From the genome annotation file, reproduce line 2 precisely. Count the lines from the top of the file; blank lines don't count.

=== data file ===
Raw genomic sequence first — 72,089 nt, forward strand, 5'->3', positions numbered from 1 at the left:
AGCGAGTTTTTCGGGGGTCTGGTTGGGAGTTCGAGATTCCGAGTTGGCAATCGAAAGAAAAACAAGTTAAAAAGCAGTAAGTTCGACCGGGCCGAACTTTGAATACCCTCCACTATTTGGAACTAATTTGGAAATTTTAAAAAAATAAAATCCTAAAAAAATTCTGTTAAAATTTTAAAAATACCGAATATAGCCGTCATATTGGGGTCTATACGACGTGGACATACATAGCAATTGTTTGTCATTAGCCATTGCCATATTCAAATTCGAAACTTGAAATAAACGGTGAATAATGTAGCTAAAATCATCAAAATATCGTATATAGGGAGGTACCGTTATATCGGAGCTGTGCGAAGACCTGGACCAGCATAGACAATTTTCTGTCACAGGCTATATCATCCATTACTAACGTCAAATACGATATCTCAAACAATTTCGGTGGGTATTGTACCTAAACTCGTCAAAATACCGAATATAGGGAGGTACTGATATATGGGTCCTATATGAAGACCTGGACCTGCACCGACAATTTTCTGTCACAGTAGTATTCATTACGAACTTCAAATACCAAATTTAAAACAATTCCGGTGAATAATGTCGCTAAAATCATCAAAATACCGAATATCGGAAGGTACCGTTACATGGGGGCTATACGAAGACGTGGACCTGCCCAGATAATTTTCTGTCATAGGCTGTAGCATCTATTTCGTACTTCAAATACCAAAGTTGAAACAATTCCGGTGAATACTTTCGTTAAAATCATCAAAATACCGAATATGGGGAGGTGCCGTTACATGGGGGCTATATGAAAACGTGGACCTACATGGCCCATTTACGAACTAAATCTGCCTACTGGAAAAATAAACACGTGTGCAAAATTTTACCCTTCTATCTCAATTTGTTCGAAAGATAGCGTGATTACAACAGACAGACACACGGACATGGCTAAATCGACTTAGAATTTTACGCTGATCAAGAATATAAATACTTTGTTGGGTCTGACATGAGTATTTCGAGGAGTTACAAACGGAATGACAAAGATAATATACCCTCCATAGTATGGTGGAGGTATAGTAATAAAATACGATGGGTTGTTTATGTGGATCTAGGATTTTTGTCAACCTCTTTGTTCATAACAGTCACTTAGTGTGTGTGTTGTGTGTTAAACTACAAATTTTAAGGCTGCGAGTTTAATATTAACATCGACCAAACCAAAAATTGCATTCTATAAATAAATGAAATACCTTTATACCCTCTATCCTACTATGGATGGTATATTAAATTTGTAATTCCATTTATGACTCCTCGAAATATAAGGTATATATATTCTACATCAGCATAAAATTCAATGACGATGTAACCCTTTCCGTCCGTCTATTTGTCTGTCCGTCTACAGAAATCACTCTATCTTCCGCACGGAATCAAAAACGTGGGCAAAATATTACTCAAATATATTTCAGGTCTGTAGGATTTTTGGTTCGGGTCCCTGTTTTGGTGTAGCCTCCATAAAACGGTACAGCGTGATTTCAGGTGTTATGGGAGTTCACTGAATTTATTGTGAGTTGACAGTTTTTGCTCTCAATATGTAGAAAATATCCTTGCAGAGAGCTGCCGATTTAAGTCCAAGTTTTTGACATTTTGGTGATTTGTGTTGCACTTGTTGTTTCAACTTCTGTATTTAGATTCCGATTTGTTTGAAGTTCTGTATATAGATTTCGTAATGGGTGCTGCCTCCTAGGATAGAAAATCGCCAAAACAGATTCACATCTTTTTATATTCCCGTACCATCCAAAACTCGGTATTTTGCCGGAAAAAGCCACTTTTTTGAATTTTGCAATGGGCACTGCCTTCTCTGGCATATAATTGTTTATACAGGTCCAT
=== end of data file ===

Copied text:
AGCGAGTTTTTCGGGGGTCTGGTTGGGAGTTCGAGATTCCGAGTTGGCAATCGAAAGAAAAACAAGTTAAAAAGCAGTAAGTTCGACCGGGCCGAACTTTGAATACCCTCCACTATTTGGAACTAATTTGGAAATTTTAAAAAAATAAAATCCTAAAAAAATTCTGTTAAAATTTTAAAAATACCGAATATAGCCGTCATATTGGGGTCTATACGACGTGGACATACATAGCAATTGTTTGTCATTAGCCATTGCCATATTCAAATTCGAAACTTGAAATAAACGGTGAATAATGTAGCTAAAATCATCAAAATATCGTATATAGGGAGGTACCGTTATATCGGAGCTGTGCGAAGACCTGGACCAGCATAGACAATTTTCTGTCACAGGCTATATCATCCATTACTAACGTCAAATACGATATCTCAAACAATTTCGGTGGGTATTGTACCTAAACTCGTCAAAATACCGAATATAGGGAGGTACTGATATATGGGTCCTATATGAAGACCTGGACCTGCACCGACAATTTTCTGTCACAGTAGTATTCATTACGAACTTCAAATACCAAATTTAAAACAATTCCGGTGAATAATGTCGCTAAAATCATCAAAATACCGAATATCGGAAGGTACCGTTACATGGGGGCTATACGAAGACGTGGACCTGCCCAGATAATTTTCTGTCATAGGCTGTAGCATCTATTTCGTACTTCAAATACCAAAGTTGAAACAATTCCGGTGAATACTTTCGTTAAAATCATCAAAATACCGAATATGGGGAGGTGCCGTTACATGGGGGCTATATGAAAACGTGGACCTACATGGCCCATTTACGAACTAAATCTGCCTACTGGAAAAATAAACACGTGTGCAAAATTTTACCCTTCTATCTCAATTTGTTCGAAAGATAGCGTGATTACAACAGACAGACACACGGACATGGCTAAATCGACTTAGAATTTTACGCTGATCAAGAATATAAATACTTTGTTGGGTCTGACATGAGTATTTCGAGGAGTTACAAACGGAATGACAAAGATAATATACCCTCCATAGTATGGTGGAGGTATAGTAATAAAATACGATGGGTTGTTTATGTGGATCTAGGATTTTTGTCAACCTCTTTGTTCATAACAGTCACTTAGTGTGTGTGTTGTGTGTTAAACTACAAATTTTAAGGCTGCGAGTTTAATATTAACATCGACCAAACCAAAAATTGCATTCTATAAATAAATGAAATACCTTTATACCCTCTATCCTACTATGGATGGTATATTAAATTTGTAATTCCATTTATGACTCCTCGAAATATAAGGTATATATATTCTACATCAGCATAAAATTCAATGACGATGTAACCCTTTCCGTCCGTCTATTTGTCTGTCCGTCTACAGAAATCACTCTATCTTCCGCACGGAATCAAAAACGTGGGCAAAATATTACTCAAATATATTTCAGGTCTGTAGGATTTTTGGTTCGGGTCCCTGTTTTGGTGTAGCCTCCATAAAACGGTACAGCGTGATTTCAGGTGTTATGGGAGTTCACTGAATTTATTGTGAGTTGACAGTTTTTGCTCTCAATATGTAGAAAATATCCTTGCAGAGAGCTGCCGATTTAAGTCCAAGTTTTTGACATTTTGGTGATTTGTGTTGCACTTGTTGTTTCAACTTCTGTATTTAGATTCCGATTTGTTTGAAGTTCTGTATATAGATTTCGTAATGGGTGCTGCCTCCTAGGATAGAAAATCGCCAAAACAGATTCACATCTTTTTATATTCCCGTACCATCCAAAACTCGGTATTTTGCCGGAAAAAGCCACTTTTTTGAATTTTGCAATGGGCACTGCCTTCTCTGGCATATAATTGTTTATACAGGTCCAT